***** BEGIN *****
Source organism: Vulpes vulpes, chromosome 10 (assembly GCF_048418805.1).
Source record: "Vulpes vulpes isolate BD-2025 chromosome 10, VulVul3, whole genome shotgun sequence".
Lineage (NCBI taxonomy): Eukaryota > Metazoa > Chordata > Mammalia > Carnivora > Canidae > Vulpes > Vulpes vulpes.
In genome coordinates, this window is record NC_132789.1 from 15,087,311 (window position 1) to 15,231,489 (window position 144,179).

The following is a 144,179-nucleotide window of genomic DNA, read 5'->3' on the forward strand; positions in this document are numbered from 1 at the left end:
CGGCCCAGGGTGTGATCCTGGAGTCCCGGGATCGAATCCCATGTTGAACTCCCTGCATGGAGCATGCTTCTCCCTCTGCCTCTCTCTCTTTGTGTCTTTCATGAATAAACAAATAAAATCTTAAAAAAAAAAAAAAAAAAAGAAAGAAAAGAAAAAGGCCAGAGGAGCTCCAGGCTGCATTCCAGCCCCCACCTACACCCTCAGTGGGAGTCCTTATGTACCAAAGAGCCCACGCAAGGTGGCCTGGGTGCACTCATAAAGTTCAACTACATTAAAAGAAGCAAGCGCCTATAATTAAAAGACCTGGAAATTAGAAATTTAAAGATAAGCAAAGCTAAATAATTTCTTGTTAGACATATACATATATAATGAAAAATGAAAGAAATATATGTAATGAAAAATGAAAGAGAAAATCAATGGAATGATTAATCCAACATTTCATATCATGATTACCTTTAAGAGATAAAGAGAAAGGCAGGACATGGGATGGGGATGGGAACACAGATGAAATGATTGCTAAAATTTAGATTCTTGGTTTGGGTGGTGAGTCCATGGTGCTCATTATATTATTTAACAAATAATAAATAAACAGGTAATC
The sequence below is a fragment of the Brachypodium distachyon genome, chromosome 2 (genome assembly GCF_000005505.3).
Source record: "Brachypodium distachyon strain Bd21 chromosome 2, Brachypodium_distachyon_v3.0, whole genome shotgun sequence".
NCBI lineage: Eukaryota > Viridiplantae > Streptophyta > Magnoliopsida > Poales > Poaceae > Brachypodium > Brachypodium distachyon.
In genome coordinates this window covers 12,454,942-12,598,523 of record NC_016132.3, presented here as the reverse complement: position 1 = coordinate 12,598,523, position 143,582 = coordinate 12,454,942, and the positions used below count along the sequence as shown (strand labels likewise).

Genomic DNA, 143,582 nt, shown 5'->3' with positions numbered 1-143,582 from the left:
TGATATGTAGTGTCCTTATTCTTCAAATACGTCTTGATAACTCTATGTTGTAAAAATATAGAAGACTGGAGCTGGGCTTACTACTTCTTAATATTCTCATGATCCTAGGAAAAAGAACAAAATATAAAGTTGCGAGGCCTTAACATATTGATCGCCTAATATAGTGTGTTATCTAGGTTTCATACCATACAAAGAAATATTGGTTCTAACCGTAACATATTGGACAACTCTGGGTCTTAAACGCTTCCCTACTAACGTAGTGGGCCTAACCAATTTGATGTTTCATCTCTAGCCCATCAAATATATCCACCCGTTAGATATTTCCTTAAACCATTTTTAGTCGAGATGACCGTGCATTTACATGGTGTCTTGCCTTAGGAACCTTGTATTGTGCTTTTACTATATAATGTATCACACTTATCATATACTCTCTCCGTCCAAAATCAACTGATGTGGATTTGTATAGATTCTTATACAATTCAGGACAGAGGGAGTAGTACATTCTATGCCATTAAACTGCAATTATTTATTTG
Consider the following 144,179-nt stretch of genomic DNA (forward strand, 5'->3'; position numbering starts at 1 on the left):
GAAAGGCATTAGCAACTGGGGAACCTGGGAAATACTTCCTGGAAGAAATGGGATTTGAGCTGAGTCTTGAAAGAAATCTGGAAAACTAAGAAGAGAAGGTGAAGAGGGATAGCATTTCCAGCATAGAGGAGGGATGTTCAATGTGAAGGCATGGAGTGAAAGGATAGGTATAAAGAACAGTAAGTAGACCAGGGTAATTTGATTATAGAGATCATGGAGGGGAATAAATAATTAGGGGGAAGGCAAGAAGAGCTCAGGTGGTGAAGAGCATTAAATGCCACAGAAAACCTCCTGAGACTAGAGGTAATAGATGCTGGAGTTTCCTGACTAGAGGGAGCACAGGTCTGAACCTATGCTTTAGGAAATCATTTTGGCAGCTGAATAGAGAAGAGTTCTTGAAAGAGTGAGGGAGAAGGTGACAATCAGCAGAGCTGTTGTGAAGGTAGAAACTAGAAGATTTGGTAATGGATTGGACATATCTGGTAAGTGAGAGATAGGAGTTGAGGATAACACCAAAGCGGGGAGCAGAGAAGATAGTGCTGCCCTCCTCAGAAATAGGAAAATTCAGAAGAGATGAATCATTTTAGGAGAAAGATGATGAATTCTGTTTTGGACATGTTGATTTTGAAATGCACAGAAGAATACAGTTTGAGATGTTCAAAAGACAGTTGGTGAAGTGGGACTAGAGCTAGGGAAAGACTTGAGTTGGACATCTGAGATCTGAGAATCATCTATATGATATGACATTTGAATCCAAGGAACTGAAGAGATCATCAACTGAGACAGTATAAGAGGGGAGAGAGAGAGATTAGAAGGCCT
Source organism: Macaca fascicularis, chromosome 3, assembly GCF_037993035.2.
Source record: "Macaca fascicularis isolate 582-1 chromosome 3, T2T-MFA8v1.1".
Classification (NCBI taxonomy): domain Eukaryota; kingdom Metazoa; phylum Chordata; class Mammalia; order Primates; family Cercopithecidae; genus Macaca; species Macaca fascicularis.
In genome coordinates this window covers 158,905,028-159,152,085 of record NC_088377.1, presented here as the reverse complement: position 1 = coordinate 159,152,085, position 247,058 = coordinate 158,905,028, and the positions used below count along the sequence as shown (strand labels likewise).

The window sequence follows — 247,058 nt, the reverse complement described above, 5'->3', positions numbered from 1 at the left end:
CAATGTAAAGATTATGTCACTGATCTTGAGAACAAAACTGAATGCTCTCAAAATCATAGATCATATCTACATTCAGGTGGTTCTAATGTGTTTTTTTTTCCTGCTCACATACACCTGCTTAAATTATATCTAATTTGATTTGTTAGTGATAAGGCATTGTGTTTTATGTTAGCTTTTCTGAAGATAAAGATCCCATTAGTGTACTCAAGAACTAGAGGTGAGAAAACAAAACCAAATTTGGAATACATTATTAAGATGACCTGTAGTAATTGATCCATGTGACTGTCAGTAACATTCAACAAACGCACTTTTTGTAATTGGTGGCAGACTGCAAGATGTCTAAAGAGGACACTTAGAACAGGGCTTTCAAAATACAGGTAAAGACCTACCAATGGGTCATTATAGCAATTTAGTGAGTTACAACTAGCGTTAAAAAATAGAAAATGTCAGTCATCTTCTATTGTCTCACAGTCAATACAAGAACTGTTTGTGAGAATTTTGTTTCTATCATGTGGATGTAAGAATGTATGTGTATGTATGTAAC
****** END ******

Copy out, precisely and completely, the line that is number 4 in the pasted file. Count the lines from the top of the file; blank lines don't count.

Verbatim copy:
In genome coordinates, this window is record NC_132789.1 from 15,087,311 (window position 1) to 15,231,489 (window position 144,179).